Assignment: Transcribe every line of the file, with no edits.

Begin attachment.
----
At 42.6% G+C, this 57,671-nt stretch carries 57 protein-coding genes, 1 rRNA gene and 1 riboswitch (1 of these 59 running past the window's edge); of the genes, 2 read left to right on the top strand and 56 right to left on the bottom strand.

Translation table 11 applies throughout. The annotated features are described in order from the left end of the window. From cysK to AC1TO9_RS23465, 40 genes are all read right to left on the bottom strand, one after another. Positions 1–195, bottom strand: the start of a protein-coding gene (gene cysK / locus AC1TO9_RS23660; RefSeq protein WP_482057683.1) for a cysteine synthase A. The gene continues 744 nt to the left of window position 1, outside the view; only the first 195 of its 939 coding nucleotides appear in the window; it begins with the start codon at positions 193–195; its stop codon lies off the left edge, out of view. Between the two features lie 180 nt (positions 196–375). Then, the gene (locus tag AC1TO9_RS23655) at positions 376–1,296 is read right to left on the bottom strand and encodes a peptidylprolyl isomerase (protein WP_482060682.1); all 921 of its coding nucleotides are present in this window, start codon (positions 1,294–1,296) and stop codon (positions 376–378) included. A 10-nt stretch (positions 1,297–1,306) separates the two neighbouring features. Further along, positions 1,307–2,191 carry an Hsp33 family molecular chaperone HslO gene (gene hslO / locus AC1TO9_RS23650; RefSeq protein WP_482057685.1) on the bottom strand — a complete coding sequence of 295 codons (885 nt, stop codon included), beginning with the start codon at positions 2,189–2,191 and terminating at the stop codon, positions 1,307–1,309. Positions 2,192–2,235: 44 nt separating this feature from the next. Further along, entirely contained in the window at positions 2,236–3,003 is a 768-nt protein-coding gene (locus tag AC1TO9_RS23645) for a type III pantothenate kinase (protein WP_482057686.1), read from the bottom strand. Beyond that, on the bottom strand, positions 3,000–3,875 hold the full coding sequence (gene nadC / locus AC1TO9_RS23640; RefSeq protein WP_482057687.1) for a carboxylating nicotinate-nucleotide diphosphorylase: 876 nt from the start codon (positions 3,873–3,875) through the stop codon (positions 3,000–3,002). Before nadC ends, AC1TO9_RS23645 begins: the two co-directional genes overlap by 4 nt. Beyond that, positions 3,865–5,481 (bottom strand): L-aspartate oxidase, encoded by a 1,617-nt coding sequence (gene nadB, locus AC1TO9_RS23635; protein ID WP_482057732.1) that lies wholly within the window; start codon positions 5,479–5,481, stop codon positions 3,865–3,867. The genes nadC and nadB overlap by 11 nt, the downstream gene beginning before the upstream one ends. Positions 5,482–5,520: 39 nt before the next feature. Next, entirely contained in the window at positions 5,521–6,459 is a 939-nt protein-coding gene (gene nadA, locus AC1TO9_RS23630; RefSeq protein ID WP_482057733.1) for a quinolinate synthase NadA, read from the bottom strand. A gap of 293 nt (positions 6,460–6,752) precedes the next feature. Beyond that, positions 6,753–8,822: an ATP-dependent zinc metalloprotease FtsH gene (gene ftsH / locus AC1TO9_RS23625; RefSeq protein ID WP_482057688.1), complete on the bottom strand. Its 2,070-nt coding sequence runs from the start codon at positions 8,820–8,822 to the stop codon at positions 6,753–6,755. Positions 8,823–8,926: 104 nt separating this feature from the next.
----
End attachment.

At 42.6% G+C, this 57,671-nt stretch carries 57 protein-coding genes, 1 rRNA gene and 1 riboswitch (1 of these 59 running past the window's edge); of the genes, 2 read left to right on the top strand and 56 right to left on the bottom strand.

Translation table 11 applies throughout. The annotated features are described in order from the left end of the window. From cysK to AC1TO9_RS23465, 40 genes are all read right to left on the bottom strand, one after another. Positions 1–195, bottom strand: the start of a protein-coding gene (gene cysK / locus AC1TO9_RS23660; RefSeq protein WP_482057683.1) for a cysteine synthase A. The gene continues 744 nt to the left of window position 1, outside the view; only the first 195 of its 939 coding nucleotides appear in the window; it begins with the start codon at positions 193–195; its stop codon lies off the left edge, out of view. Between the two features lie 180 nt (positions 196–375). Then, the gene (locus tag AC1TO9_RS23655) at positions 376–1,296 is read right to left on the bottom strand and encodes a peptidylprolyl isomerase (protein WP_482060682.1); all 921 of its coding nucleotides are present in this window, start codon (positions 1,294–1,296) and stop codon (positions 376–378) included. A 10-nt stretch (positions 1,297–1,306) separates the two neighbouring features. Further along, positions 1,307–2,191 carry an Hsp33 family molecular chaperone HslO gene (gene hslO / locus AC1TO9_RS23650; RefSeq protein WP_482057685.1) on the bottom strand — a complete coding sequence of 295 codons (885 nt, stop codon included), beginning with the start codon at positions 2,189–2,191 and terminating at the stop codon, positions 1,307–1,309. Positions 2,192–2,235: 44 nt separating this feature from the next. Further along, entirely contained in the window at positions 2,236–3,003 is a 768-nt protein-coding gene (locus tag AC1TO9_RS23645) for a type III pantothenate kinase (protein WP_482057686.1), read from the bottom strand. Beyond that, on the bottom strand, positions 3,000–3,875 hold the full coding sequence (gene nadC / locus AC1TO9_RS23640; RefSeq protein WP_482057687.1) for a carboxylating nicotinate-nucleotide diphosphorylase: 876 nt from the start codon (positions 3,873–3,875) through the stop codon (positions 3,000–3,002). Before nadC ends, AC1TO9_RS23645 begins: the two co-directional genes overlap by 4 nt. Beyond that, positions 3,865–5,481 (bottom strand): L-aspartate oxidase, encoded by a 1,617-nt coding sequence (gene nadB, locus AC1TO9_RS23635; protein ID WP_482057732.1) that lies wholly within the window; start codon positions 5,479–5,481, stop codon positions 3,865–3,867. The genes nadC and nadB overlap by 11 nt, the downstream gene beginning before the upstream one ends. Positions 5,482–5,520: 39 nt before the next feature. Next, entirely contained in the window at positions 5,521–6,459 is a 939-nt protein-coding gene (gene nadA, locus AC1TO9_RS23630; RefSeq protein ID WP_482057733.1) for a quinolinate synthase NadA, read from the bottom strand. A gap of 293 nt (positions 6,460–6,752) precedes the next feature. Beyond that, positions 6,753–8,822: an ATP-dependent zinc metalloprotease FtsH gene (gene ftsH / locus AC1TO9_RS23625; RefSeq protein ID WP_482057688.1), complete on the bottom strand. Its 2,070-nt coding sequence runs from the start codon at positions 8,820–8,822 to the stop codon at positions 6,753–6,755. Positions 8,823–8,926: 104 nt separating this feature from the next.